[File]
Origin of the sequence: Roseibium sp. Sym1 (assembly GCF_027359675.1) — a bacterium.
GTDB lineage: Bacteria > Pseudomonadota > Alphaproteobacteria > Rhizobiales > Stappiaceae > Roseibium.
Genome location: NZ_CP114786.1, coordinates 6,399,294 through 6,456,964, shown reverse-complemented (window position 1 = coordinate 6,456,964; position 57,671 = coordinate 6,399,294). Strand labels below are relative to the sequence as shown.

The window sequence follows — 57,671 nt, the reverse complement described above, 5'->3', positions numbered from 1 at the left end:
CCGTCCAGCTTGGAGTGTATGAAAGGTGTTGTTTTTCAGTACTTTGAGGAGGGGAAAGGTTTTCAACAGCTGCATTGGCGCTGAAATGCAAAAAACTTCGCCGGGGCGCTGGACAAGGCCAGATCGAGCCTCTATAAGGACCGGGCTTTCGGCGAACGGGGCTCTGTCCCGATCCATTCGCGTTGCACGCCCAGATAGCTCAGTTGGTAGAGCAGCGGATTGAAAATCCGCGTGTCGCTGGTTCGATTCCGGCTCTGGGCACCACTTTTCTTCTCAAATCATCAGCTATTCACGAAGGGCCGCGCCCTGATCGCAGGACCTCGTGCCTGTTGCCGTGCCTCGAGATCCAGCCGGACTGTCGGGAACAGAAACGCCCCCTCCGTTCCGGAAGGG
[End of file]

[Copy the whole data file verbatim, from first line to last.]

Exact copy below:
Origin of the sequence: Roseibium sp. Sym1 (assembly GCF_027359675.1) — a bacterium.
GTDB lineage: Bacteria > Pseudomonadota > Alphaproteobacteria > Rhizobiales > Stappiaceae > Roseibium.
Genome location: NZ_CP114786.1, coordinates 6,399,294 through 6,456,964, shown reverse-complemented (window position 1 = coordinate 6,456,964; position 57,671 = coordinate 6,399,294). Strand labels below are relative to the sequence as shown.

The window sequence follows — 57,671 nt, the reverse complement described above, 5'->3', positions numbered from 1 at the left end:
CCGTCCAGCTTGGAGTGTATGAAAGGTGTTGTTTTTCAGTACTTTGAGGAGGGGAAAGGTTTTCAACAGCTGCATTGGCGCTGAAATGCAAAAAACTTCGCCGGGGCGCTGGACAAGGCCAGATCGAGCCTCTATAAGGACCGGGCTTTCGGCGAACGGGGCTCTGTCCCGATCCATTCGCGTTGCACGCCCAGATAGCTCAGTTGGTAGAGCAGCGGATTGAAAATCCGCGTGTCGCTGGTTCGATTCCGGCTCTGGGCACCACTTTTCTTCTCAAATCATCAGCTATTCACGAAGGGCCGCGCCCTGATCGCAGGACCTCGTGCCTGTTGCCGTGCCTCGAGATCCAGCCGGACTGTCGGGAACAGAAACGCCCCCTCCGTTCCGGAAGGG